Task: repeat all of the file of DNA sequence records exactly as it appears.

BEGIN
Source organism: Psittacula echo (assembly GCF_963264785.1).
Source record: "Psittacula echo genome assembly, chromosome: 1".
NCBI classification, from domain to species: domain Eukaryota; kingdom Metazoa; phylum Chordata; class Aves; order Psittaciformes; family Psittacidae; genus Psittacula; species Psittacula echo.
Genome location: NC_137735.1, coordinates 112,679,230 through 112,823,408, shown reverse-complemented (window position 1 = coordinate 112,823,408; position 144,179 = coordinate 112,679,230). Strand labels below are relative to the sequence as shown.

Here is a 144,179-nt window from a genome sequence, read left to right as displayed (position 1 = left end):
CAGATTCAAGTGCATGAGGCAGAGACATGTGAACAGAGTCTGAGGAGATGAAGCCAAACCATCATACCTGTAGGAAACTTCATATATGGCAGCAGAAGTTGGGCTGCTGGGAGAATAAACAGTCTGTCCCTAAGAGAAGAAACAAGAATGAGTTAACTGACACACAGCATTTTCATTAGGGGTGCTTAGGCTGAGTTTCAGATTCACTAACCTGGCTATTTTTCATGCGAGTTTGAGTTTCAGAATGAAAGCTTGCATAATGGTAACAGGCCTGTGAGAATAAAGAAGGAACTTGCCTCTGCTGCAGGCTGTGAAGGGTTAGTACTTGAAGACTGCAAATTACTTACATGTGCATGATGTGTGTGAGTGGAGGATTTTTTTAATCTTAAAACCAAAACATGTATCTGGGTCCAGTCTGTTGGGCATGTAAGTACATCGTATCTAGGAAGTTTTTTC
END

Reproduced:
Source organism: Psittacula echo (assembly GCF_963264785.1).
Source record: "Psittacula echo genome assembly, chromosome: 1".
NCBI classification, from domain to species: domain Eukaryota; kingdom Metazoa; phylum Chordata; class Aves; order Psittaciformes; family Psittacidae; genus Psittacula; species Psittacula echo.
Genome location: NC_137735.1, coordinates 112,679,230 through 112,823,408, shown reverse-complemented (window position 1 = coordinate 112,823,408; position 144,179 = coordinate 112,679,230). Strand labels below are relative to the sequence as shown.

Here is a 144,179-nt window from a genome sequence, read left to right as displayed (position 1 = left end):
CAGATTCAAGTGCATGAGGCAGAGACATGTGAACAGAGTCTGAGGAGATGAAGCCAAACCATCATACCTGTAGGAAACTTCATATATGGCAGCAGAAGTTGGGCTGCTGGGAGAATAAACAGTCTGTCCCTAAGAGAAGAAACAAGAATGAGTTAACTGACACACAGCATTTTCATTAGGGGTGCTTAGGCTGAGTTTCAGATTCACTAACCTGGCTATTTTTCATGCGAGTTTGAGTTTCAGAATGAAAGCTTGCATAATGGTAACAGGCCTGTGAGAATAAAGAAGGAACTTGCCTCTGCTGCAGGCTGTGAAGGGTTAGTACTTGAAGACTGCAAATTACTTACATGTGCATGATGTGTGTGAGTGGAGGATTTTTTTAATCTTAAAACCAAAACATGTATCTGGGTCCAGTCTGTTGGGCATGTAAGTACATCGTATCTAGGAAGTTTTTTC